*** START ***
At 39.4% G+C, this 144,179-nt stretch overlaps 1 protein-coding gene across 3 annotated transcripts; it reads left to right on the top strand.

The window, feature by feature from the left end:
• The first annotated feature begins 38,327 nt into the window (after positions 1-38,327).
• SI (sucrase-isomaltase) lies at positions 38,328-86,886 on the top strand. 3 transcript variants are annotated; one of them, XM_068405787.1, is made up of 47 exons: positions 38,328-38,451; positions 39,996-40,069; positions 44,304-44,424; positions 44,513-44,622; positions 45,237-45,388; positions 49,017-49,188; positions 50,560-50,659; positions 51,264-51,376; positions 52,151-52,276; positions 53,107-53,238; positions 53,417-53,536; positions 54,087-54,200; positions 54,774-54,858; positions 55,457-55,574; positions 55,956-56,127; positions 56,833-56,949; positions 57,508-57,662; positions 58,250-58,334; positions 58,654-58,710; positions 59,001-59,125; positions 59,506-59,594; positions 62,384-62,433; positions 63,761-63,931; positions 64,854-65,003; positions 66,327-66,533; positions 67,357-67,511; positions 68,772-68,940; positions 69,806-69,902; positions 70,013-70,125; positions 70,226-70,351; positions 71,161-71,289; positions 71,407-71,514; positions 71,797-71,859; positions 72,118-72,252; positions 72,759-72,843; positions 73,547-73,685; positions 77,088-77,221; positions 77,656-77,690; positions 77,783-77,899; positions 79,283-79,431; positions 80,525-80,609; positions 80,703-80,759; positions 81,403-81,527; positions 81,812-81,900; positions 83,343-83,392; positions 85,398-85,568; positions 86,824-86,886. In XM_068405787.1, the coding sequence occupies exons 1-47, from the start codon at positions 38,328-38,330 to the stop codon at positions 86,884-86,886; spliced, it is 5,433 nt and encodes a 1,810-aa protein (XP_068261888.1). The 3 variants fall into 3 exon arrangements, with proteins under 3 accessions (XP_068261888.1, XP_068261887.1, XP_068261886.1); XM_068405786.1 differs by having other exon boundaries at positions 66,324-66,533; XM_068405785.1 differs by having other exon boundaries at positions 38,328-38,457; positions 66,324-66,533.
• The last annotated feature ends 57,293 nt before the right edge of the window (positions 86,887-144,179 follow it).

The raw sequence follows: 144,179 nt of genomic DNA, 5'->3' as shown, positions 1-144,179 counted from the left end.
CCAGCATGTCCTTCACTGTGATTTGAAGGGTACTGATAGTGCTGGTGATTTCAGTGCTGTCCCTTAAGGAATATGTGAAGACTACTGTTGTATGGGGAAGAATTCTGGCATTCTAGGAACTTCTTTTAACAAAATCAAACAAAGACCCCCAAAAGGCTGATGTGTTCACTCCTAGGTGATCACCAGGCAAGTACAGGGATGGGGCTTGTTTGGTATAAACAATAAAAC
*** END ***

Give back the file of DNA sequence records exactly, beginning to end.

At 39.4% G+C, this 144,179-nt stretch overlaps 1 protein-coding gene across 3 annotated transcripts; it reads left to right on the top strand.

The window, feature by feature from the left end:
• The first annotated feature begins 38,327 nt into the window (after positions 1-38,327).
• SI (sucrase-isomaltase) lies at positions 38,328-86,886 on the top strand. 3 transcript variants are annotated; one of them, XM_068405787.1, is made up of 47 exons: positions 38,328-38,451; positions 39,996-40,069; positions 44,304-44,424; positions 44,513-44,622; positions 45,237-45,388; positions 49,017-49,188; positions 50,560-50,659; positions 51,264-51,376; positions 52,151-52,276; positions 53,107-53,238; positions 53,417-53,536; positions 54,087-54,200; positions 54,774-54,858; positions 55,457-55,574; positions 55,956-56,127; positions 56,833-56,949; positions 57,508-57,662; positions 58,250-58,334; positions 58,654-58,710; positions 59,001-59,125; positions 59,506-59,594; positions 62,384-62,433; positions 63,761-63,931; positions 64,854-65,003; positions 66,327-66,533; positions 67,357-67,511; positions 68,772-68,940; positions 69,806-69,902; positions 70,013-70,125; positions 70,226-70,351; positions 71,161-71,289; positions 71,407-71,514; positions 71,797-71,859; positions 72,118-72,252; positions 72,759-72,843; positions 73,547-73,685; positions 77,088-77,221; positions 77,656-77,690; positions 77,783-77,899; positions 79,283-79,431; positions 80,525-80,609; positions 80,703-80,759; positions 81,403-81,527; positions 81,812-81,900; positions 83,343-83,392; positions 85,398-85,568; positions 86,824-86,886. In XM_068405787.1, the coding sequence occupies exons 1-47, from the start codon at positions 38,328-38,330 to the stop codon at positions 86,884-86,886; spliced, it is 5,433 nt and encodes a 1,810-aa protein (XP_068261888.1). The 3 variants fall into 3 exon arrangements, with proteins under 3 accessions (XP_068261888.1, XP_068261887.1, XP_068261886.1); XM_068405786.1 differs by having other exon boundaries at positions 66,324-66,533; XM_068405785.1 differs by having other exon boundaries at positions 38,328-38,457; positions 66,324-66,533.
• The last annotated feature ends 57,293 nt before the right edge of the window (positions 86,887-144,179 follow it).

The raw sequence follows: 144,179 nt of genomic DNA, 5'->3' as shown, positions 1-144,179 counted from the left end.
CCAGCATGTCCTTCACTGTGATTTGAAGGGTACTGATAGTGCTGGTGATTTCAGTGCTGTCCCTTAAGGAATATGTGAAGACTACTGTTGTATGGGGAAGAATTCTGGCATTCTAGGAACTTCTTTTAACAAAATCAAACAAAGACCCCCAAAAGGCTGATGTGTTCACTCCTAGGTGATCACCAGGCAAGTACAGGGATGGGGCTTGTTTGGTATAAACAATAAAAC